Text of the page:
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Reclaimed Wood Table Top Finish HELP!!

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Forum topic by jscore08 posted 05-16-2014 07:15 PM 929 views 0 times favorited 4 replies Add to Favorites Watch
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jscore08

4 posts in 939 days


05-16-2014 07:15 PM

Topic tags/keywords: ash cedar pine finishing sanding rustic question

Hey guys – so I have made a couple table tops out of 120+ year barn wood that was found in the rafters of the barn as extra wood. So theres no holes, no damage, just beautiful patina on this reclaimed wood. I don’t want to sand the top or do much to it at all – but my question is – whats the best way to keep the natural look but seal it. The patina is just too beautiful to mess around with – but it is being used as a coffee table and a dining table – so I feel like I need to seal it somehow. I tried a satin polyurethane finish that I rolled on – and it turned out too glossy (no idea why). Any suggestions of a good way to keep this as natural but also as safe from cups/drinks/etc. Any tips or advice is greatly appreciated.


4 replies so far

View gfadvm's profile

gfadvm

14940 posts in 2151 days


#1 posted 05-17-2014 01:22 AM

You can knock the gloss back where you want with steel wool and wax. Or a gray Scotchbrite pad and wax.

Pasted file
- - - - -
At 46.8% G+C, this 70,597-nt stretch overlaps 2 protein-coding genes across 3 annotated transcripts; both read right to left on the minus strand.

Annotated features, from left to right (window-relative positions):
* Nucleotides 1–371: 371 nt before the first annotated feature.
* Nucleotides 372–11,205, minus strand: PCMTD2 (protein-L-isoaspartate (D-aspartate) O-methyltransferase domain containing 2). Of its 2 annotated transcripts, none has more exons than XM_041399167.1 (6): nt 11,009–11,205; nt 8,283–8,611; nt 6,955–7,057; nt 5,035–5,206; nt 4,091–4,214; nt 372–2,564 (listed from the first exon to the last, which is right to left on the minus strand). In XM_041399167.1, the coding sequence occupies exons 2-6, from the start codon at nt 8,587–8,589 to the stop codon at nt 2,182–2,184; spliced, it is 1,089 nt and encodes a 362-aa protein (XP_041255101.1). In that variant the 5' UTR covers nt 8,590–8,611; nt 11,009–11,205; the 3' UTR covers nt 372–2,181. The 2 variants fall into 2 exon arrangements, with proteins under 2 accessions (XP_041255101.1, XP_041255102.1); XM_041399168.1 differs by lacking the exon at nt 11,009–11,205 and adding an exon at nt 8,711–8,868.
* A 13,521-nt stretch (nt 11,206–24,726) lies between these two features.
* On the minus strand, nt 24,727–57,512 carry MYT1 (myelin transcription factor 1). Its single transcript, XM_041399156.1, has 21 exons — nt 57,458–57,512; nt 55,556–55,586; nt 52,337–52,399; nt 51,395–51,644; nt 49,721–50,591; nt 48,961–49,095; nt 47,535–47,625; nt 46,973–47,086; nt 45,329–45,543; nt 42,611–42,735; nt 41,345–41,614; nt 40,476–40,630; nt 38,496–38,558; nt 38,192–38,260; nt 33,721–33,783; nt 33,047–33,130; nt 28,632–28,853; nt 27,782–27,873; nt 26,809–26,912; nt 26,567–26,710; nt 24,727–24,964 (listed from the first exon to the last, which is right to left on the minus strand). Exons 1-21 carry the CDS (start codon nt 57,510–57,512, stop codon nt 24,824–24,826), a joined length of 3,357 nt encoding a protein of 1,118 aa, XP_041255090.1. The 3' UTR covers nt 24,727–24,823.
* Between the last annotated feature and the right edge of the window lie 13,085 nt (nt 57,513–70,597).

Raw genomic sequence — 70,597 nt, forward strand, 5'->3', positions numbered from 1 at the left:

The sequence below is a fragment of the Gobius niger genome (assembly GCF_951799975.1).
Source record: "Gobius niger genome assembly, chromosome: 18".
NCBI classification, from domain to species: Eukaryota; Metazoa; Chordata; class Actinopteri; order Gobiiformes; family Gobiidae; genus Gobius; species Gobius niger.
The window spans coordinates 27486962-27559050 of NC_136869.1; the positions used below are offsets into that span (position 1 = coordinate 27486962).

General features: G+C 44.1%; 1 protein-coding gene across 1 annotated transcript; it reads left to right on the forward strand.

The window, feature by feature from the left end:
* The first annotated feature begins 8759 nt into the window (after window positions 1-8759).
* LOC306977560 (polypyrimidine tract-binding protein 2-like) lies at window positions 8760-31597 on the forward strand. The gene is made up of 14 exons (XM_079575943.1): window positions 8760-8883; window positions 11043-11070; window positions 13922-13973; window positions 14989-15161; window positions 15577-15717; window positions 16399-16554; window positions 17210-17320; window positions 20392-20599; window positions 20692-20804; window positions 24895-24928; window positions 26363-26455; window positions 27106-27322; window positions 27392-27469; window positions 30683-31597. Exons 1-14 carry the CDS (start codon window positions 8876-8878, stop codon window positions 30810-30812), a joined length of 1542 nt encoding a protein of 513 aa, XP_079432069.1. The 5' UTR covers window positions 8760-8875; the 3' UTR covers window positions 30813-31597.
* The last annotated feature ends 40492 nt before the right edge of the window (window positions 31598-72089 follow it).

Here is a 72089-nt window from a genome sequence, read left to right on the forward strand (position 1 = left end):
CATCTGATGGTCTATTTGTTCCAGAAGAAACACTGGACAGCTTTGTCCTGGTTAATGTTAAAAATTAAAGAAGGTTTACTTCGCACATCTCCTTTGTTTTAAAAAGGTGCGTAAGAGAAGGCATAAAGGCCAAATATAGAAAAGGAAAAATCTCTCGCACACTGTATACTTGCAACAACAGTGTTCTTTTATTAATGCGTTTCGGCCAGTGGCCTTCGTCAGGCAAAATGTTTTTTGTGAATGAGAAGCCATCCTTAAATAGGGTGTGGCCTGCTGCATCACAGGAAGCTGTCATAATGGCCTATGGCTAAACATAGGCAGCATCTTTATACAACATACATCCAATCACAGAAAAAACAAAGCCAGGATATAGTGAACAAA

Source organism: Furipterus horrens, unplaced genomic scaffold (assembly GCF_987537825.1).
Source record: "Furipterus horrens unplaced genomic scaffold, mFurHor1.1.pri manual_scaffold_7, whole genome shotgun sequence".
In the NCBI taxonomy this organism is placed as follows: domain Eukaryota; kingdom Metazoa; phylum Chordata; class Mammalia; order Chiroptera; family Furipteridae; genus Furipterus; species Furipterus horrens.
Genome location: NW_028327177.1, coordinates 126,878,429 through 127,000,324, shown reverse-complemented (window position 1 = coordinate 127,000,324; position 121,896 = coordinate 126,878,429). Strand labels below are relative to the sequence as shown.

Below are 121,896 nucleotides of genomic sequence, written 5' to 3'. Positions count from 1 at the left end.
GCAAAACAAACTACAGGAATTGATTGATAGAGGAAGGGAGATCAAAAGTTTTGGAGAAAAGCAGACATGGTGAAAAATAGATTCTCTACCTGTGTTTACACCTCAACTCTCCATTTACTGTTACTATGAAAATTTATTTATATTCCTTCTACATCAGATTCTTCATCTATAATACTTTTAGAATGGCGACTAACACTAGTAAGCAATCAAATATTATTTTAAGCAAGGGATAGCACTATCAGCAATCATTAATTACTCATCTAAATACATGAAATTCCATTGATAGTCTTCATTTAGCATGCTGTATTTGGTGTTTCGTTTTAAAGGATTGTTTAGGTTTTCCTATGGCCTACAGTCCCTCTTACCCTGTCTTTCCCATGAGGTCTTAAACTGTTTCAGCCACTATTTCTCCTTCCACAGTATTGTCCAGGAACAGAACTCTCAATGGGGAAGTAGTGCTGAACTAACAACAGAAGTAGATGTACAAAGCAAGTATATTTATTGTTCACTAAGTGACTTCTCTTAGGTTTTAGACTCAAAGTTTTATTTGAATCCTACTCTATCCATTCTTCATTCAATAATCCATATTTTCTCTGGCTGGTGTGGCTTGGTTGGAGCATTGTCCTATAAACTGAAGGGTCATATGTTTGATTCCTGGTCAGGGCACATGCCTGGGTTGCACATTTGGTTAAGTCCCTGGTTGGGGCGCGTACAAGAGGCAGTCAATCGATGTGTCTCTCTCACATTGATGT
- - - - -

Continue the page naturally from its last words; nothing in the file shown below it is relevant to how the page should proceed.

-- " I'll try to be nicer, if you'll try to be smarter" gfadvm

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TheWoodenOyster

1275 posts in 1396 days


#2 posted 05-17-2014 01:36 AM

This may just be me, but I don’t really feel like barnwood that is rustic in nature needs a totally waterproof and alcohol proof coating such as polyurethane. You could just oil it with Mineral oil or Tung oil. That wouldn’t make it totally waterproof, but it would add protection. It is possible that it might get rings on it, but it really depends on the surface of the wood, and a barnwood table doesn’t seem like something that needs to be protected from water rings to me. All that said, if you do want a waterproof and foodproof finish, just leave the poly on there and knock the gloss off as gfadvm says above.

Just a heads up after reading over this, oil won’t really soak in thru poly, so just leave the poly on and take the gloss off.

-- The Wood Is Your Oyster

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AnonymousRequest

861 posts in 1010 days


#3 posted 05-17-2014 02:26 AM

I’d prep it lightly with a wire brush, hit it with the air hose and do what gfadvm and oyster said.

View kdc68's profile

kdc68

2526 posts in 1738 days


#4 posted 05-17-2014 02:31 AM

another vote for knocking the gloss back with steel wool & wax

-- Measure "at least" twice and cut once

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